New investor? Welcome to the market.
Of course, even if you’ve only been ready and able to take the plunge for a short time, you probably already realize there’s no shortage of advice out there. Most of it is well-intended, and some of it may even qualify as “good.” If any of it includes a recommendation for individual stocks as your foray into the investment arena, though, take a moment and give some serious consideration to another tip you’ve likely heard by now: to buy an index fund representing a broad slice of the market.
The index fund I’m going to recommend, however, isn’t the fund I’m sure has come so highly recommended from other sources.
A savvier choice (for most)
You may have read or heard that the SPDR S&P 500 ETF Trust (NYSEMKT: SPY) is a great way to begin your investing journey. And truth be told, if that’s the choice you end up making, you’ll indeed be off to a good start. This exchange-traded fund (ETF) encompasses about 80% of the stock market’s total value, allowing you to participate in the economy’s persistent (albeit cyclical) growth without forcing you to become a stock picker.
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But if following the crowd just isn’t your thing, you’ll likely fare even better with the iShares S&P MidCap 400 Index Fund (NYSEMKT: IJH).
Some experienced investors may be surprised at this pick as a better place to start, but there are specific reasons the mid-cap fund could be a smart choice for newcomers.
While the S&P 500 consists of companies considered large-caps, the S&P 400 MidCap Index is made up of America’s mid-sized corporations. It’s not a hard-and-fast rule, but generally speaking, these organizations sport a market capitalization between $2 billion and $10 billion. That’s big enough to ensure they’re going to be around for a while but too small to capture most investors’ (and the media’s) attention.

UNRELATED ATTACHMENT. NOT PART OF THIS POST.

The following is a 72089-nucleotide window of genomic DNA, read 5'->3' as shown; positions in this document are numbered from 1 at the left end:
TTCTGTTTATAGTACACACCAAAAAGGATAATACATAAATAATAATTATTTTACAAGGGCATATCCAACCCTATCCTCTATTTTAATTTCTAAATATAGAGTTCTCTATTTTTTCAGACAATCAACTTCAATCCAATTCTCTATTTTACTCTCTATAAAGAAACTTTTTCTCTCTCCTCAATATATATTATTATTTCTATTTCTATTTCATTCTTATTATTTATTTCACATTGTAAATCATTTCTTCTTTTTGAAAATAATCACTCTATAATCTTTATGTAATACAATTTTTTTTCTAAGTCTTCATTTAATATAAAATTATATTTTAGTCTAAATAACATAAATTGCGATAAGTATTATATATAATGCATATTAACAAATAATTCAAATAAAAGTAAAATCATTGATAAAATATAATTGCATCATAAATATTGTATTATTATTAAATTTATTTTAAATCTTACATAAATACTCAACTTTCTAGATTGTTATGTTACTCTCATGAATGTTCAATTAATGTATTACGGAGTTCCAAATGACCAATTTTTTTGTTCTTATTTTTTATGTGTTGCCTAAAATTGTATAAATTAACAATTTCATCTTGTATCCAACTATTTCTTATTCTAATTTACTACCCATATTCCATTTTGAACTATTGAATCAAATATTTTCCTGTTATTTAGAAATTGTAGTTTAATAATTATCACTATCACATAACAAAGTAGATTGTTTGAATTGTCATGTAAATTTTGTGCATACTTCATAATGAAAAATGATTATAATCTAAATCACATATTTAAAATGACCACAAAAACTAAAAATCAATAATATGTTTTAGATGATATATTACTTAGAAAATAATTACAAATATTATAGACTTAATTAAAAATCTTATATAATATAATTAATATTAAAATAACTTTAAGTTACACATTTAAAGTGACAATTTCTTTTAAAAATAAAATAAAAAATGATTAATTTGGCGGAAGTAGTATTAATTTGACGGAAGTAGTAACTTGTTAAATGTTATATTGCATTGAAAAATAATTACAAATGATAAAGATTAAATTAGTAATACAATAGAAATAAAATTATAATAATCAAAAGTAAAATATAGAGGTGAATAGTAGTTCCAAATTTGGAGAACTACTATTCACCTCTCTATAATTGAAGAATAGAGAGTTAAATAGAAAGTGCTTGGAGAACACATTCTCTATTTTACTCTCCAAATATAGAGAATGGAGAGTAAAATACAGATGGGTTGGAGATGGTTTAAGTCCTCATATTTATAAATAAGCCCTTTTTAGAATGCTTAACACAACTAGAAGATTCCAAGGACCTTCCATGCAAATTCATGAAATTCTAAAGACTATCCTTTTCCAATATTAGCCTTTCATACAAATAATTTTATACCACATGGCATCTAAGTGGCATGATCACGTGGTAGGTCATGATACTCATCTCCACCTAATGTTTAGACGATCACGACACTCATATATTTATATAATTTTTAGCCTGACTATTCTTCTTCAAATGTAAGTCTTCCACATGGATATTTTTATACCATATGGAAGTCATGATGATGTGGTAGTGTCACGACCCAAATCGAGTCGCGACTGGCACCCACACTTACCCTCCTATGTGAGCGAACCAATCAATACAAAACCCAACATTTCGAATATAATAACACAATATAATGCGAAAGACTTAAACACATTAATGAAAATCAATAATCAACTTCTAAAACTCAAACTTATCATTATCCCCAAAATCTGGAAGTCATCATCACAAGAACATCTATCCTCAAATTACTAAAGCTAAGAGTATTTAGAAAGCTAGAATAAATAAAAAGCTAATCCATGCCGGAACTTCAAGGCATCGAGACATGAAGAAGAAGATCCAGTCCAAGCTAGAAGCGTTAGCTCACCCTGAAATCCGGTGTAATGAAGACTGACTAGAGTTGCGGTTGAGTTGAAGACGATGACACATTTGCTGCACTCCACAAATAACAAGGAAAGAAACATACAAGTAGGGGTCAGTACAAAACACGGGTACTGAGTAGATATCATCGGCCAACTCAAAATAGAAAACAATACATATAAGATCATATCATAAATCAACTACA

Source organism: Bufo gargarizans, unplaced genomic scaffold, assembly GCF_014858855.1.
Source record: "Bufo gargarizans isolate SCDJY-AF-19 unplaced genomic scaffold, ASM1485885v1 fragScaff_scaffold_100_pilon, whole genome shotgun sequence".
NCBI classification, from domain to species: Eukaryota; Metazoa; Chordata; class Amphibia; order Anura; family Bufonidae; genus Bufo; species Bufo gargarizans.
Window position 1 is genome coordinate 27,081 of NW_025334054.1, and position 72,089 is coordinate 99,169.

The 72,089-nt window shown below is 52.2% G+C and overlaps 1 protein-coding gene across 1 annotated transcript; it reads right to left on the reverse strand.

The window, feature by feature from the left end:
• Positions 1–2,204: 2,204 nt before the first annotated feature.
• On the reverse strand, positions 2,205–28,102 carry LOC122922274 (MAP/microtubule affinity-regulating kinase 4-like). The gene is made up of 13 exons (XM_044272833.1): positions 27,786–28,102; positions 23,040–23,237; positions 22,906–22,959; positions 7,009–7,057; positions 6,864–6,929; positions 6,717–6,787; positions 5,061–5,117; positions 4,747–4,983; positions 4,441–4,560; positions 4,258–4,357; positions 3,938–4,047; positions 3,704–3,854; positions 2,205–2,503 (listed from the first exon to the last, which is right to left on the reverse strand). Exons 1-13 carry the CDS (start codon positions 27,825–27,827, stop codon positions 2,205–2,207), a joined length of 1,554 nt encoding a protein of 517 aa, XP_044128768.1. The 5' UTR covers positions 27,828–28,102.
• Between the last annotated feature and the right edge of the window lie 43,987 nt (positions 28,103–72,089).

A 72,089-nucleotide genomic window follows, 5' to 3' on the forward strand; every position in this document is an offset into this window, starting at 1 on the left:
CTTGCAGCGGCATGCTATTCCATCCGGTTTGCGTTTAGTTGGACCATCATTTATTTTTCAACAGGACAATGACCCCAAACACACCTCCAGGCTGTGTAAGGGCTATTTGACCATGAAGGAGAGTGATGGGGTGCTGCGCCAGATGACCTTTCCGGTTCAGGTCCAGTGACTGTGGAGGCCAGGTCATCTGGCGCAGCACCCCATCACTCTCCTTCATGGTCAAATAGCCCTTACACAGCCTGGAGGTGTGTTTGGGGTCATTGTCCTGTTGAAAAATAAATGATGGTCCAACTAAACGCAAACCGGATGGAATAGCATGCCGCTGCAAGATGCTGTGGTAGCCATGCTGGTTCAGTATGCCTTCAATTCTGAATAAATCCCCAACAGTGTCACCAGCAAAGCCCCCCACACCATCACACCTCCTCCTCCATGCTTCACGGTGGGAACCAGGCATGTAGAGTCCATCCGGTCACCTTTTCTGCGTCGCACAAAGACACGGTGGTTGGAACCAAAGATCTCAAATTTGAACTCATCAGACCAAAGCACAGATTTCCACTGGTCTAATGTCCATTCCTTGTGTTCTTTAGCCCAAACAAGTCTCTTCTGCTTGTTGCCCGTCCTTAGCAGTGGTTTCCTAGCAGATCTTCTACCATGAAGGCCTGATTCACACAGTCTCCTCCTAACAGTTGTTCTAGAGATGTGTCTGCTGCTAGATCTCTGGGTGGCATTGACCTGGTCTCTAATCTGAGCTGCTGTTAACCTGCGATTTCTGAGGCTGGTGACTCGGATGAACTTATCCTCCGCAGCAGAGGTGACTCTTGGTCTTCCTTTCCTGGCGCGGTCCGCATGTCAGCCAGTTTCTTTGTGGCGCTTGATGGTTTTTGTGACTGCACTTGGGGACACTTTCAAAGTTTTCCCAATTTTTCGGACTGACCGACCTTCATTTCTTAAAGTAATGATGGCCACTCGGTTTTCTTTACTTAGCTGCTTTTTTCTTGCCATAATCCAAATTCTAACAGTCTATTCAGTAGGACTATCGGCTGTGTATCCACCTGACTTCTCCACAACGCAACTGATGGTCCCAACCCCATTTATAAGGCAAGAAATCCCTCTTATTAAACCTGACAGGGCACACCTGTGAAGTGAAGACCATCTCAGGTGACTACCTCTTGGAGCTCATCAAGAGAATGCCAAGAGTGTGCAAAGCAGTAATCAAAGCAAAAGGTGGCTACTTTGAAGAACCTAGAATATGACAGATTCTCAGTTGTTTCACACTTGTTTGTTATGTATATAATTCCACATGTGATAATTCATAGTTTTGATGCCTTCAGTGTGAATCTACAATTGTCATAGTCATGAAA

While S&P 500 companies make up roughly 80% of the stock market’s value and earnings, the next biggest 400 companies that make up the S&P 400 Index collectively account for between 10% and 15% of the U.S. stock market’s total value.
It’s a particularly potent sliver of the investable market, though. As Standard & Poor’s explains of its index: “Mid-cap exposure generally captures a phase in the typical corporate life cycle in which firms have successfully navigated the challenges specific to small companies, such as raising initial capital and managing early growth.” Standard & Poor’s adds, however, “At the same time, mid-caps tend to be quite dynamic and not so large that continued growth is unattainable.”
In simpler terms, many of these organizations are in something of a sweet spot for investors.
This unique edge shines through with the ETF’s long-term results. While the SPDR S&P 500 ETF Trust’s gain of nearly 300% since the beginning of this century mirrors the gain of the index it represents, the MidCap 400 Index Fund has almost doubled that performance.
Don’t get too excited just yet, however. Take a closer look at the chart. There can be months and even sometimes years when mid-caps lag large-cap stocks. These mid-sized stocks have underperformed since COVID-19 ripped across the world, for instance, creating challenges that larger companies can more easily overcome.
If you’re truly planning on being in the market for the long haul, though, these sorts of soft patches are less of a concern.
Position yourself now for the inevitable second-guessing down the road
As I noted above, a stake in the SPDR S&P 500 ETF Trust is still a sound choice. Or perhaps the smartest option is splitting the difference and owning a piece of both investments. That way you don’t have to feel like you’re missing out on either option’s unique upside.
And that’s no small matter.
Perhaps the biggest risk new investors face is the ease with which you can lose interest in a long-term holding when it feels like other options might end up performing better. With a position in mid-caps that historically outperform large-caps, however, you’re still holding a smart, risk-adjusted opportunity to do just that. This dynamic makes it at least a little less unnerving to stick with index-based investments when it’s psychologically tough to do so … like after a steep sell-off.
Factor in that mid-caps and large-caps as a group may not hit their major lows at the same time, and the temptation to try timing any trade entries and exits is even further reduced.
Whatever the case, the S&P MidCap 400 Index Fund still…